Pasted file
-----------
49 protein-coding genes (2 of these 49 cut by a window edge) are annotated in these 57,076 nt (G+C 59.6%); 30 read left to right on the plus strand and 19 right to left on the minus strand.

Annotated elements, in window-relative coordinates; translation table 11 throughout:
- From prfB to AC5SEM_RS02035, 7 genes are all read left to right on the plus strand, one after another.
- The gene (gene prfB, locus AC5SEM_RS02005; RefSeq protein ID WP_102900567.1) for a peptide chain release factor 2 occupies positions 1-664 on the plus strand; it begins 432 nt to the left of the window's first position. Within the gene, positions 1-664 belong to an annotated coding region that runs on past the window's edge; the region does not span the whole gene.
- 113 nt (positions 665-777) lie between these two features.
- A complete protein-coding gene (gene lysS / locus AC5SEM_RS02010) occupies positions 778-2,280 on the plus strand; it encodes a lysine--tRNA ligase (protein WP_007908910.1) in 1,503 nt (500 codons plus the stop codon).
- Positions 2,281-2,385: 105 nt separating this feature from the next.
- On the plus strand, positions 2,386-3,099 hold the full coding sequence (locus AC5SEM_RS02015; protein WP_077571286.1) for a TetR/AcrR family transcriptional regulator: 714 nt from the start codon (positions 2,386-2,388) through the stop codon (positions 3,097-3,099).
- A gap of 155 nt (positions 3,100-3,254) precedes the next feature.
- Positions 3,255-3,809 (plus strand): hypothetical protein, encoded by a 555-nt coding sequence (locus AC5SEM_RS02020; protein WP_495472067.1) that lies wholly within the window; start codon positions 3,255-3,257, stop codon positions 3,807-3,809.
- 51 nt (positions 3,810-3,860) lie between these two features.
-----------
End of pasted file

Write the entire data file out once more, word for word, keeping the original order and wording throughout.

49 protein-coding genes (2 of these 49 cut by a window edge) are annotated in these 57,076 nt (G+C 59.6%); 30 read left to right on the plus strand and 19 right to left on the minus strand.

Annotated elements, in window-relative coordinates; translation table 11 throughout:
- From prfB to AC5SEM_RS02035, 7 genes are all read left to right on the plus strand, one after another.
- The gene (gene prfB, locus AC5SEM_RS02005; RefSeq protein ID WP_102900567.1) for a peptide chain release factor 2 occupies positions 1-664 on the plus strand; it begins 432 nt to the left of the window's first position. Within the gene, positions 1-664 belong to an annotated coding region that runs on past the window's edge; the region does not span the whole gene.
- 113 nt (positions 665-777) lie between these two features.
- A complete protein-coding gene (gene lysS / locus AC5SEM_RS02010) occupies positions 778-2,280 on the plus strand; it encodes a lysine--tRNA ligase (protein WP_007908910.1) in 1,503 nt (500 codons plus the stop codon).
- Positions 2,281-2,385: 105 nt separating this feature from the next.
- On the plus strand, positions 2,386-3,099 hold the full coding sequence (locus AC5SEM_RS02015; protein WP_077571286.1) for a TetR/AcrR family transcriptional regulator: 714 nt from the start codon (positions 2,386-2,388) through the stop codon (positions 3,097-3,099).
- A gap of 155 nt (positions 3,100-3,254) precedes the next feature.
- Positions 3,255-3,809 (plus strand): hypothetical protein, encoded by a 555-nt coding sequence (locus AC5SEM_RS02020; protein WP_495472067.1) that lies wholly within the window; start codon positions 3,255-3,257, stop codon positions 3,807-3,809.
- 51 nt (positions 3,810-3,860) lie between these two features.